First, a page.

Friday, May 20, 2016


Joe during our early days in Bend, Oregon

We’re buying a home and moving, again.  It’s a process not new to us.  In fact, over the years we’ve become quite good at uprooting and replanting.  I get a kick out of watching home improvement shows where they make it look so easy; ten minutes of negotiation, slap a SOLD sign on the house, and it’s yours. 

The truth is you have to go through a lot of pain and worry before the ink will dry on a contract and someone gives you keys.  Only then does the real stress of moving begin.  That’s just the way it works. 

So why would I decide to go through all of that again, knowing that it will be even more stressful with Al (the squatter) in the family?

As a caregiver, I’ve learned a lot over the past two and a half years.  Most significantly I’ve learned that it takes a village to manage Joe and Al.  You can’t live in Alzheimersville alone. I’ve tried.  So unless I’m willing to throw in the towel—I am not—we need to make some changes.  (That sound I’m hearing in the distance is a chorus of friends and family singing, “We Told You So.”)

We could stay put, hire people to fill in the gaps and off-load some of the work involved, but we would still lack the very necessary emotional support that goes along with managing this disease.  (You noticed I said “we” because loneliness affects Joe as well.)  That isn’t to say that we have no one here, we do.  We’ve enjoyed being closer to Joe’s sister, but she herself is a senior citizen and shouldn’t be taking on responsibility for our needs.

I’ve made many mistakes.  Just after Joe’s doctor give us a likely diagnosis of Alzheimer’s, I panicked.  I decided what we needed was a warmer climate (away from snow and ice) in a very low maintenance and lower cost environment.  So we moved to Arizona.  I was healthy and completely capable of managing everything. Or so I thought.  

Boy, have I learned.

If this blog does nothing else, I hope it expresses how important it is to surround yourself with emotional support at the same time you’re insuring all the physical things are in place to face this monster.  It doesn’t matter how capable or invincible you think you are, you will need emotional support at an ever increasing level.

In the support group meetings I’ve been attending, one of the things that caregivers cite as most challenging is loneliness and feelings of isolation.  That it isn’t something that can be solved by simply having someone in who changes the bed, or does the laundry and sweeps the floors.  You’ll need time away from caregiving; time to refresh and have conversations about things other than doctor’s appointments, hygiene, or the countless other caregiver tasks.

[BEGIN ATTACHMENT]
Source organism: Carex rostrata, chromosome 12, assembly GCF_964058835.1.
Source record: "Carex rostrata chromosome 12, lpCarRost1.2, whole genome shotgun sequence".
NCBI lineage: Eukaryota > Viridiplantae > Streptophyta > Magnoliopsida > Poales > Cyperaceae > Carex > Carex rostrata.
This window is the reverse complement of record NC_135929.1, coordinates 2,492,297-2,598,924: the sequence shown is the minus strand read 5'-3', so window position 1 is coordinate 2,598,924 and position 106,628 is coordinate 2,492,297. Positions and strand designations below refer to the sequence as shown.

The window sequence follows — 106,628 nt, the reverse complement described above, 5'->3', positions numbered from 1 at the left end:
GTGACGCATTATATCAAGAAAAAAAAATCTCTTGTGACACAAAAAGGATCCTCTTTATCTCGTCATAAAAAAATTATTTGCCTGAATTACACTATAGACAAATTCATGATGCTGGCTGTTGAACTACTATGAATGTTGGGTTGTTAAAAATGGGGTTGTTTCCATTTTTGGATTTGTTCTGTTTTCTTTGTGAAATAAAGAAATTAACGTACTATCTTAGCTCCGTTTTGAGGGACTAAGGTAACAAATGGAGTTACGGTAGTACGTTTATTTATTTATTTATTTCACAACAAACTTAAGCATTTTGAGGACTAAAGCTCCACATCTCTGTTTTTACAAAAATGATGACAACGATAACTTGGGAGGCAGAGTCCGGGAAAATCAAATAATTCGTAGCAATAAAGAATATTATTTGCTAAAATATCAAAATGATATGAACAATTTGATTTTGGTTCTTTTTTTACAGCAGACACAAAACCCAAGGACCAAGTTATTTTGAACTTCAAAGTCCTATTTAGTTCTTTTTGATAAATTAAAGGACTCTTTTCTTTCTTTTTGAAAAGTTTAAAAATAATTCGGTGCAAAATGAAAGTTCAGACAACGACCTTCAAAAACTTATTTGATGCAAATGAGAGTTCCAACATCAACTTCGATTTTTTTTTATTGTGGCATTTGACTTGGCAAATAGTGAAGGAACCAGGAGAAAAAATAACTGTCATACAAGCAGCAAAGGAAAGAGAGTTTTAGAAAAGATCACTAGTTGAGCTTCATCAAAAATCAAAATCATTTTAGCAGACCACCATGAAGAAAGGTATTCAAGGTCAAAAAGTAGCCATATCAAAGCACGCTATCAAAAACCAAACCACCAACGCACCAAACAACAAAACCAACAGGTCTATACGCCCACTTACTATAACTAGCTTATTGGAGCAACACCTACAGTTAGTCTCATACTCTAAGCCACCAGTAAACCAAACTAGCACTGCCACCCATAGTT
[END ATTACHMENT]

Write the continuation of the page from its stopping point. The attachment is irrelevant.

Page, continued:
Al doesn’t take a break. He is always there, chipping away and removing Joe’s capabilities and testing mine.  The time is coming when I won’t be able to leave Joe and Al alone even for a short time.  When that happens there will be a whole new set of issues to face and greater isolation.

So, we are moving back to Bend, Oregon into a multi-generational home, a house we’ll share with one of our daughters and her family.  We won’t be doing the “Waltons” thing (we will have separate living spaces, including separate kitchens).  Both families will hopefully still have whatever privacy is needed, but we’ll have the comfort of knowing help is just a few steps away if we need to hog-tie Al and lock him in the garage next to the kayaks and snow shoes.  Joe will have people to talk to and more things to do, while I’ll be able to sneak away now and then.  I feel completely lucky and appreciative to have such an option.  (If only we could leave Al here in Arizona.)

The other night, I lay in bed listening to Joe snore while I thumbed through the television channels unable to find anything that interested me.  I finally settled for a program titled, “Little People, Big World”.  It’s a show about a family living on a farm in Oregon.  In this episode, one of the sons had married and, with his new wife, had moved to live in Bend, Oregon. 

As I watched scenes filmed in Bend, I began to cry.  I was remembering my first time traveling to Bend as a child with my parents and all those working years later that Joe and I had planned our retirement there.   I thought back to the great years we’d spent living in Bend, in spite of the cold winters.  I could almost smell the juniper infused air and taste the clear mountain water.  I felt warm and strong thinking of being back with people we love and I realized then just how much I’ve been missing Bend.

So, like the sirens calling the captain to the sea, Bend is calling us home, back to where we both should be.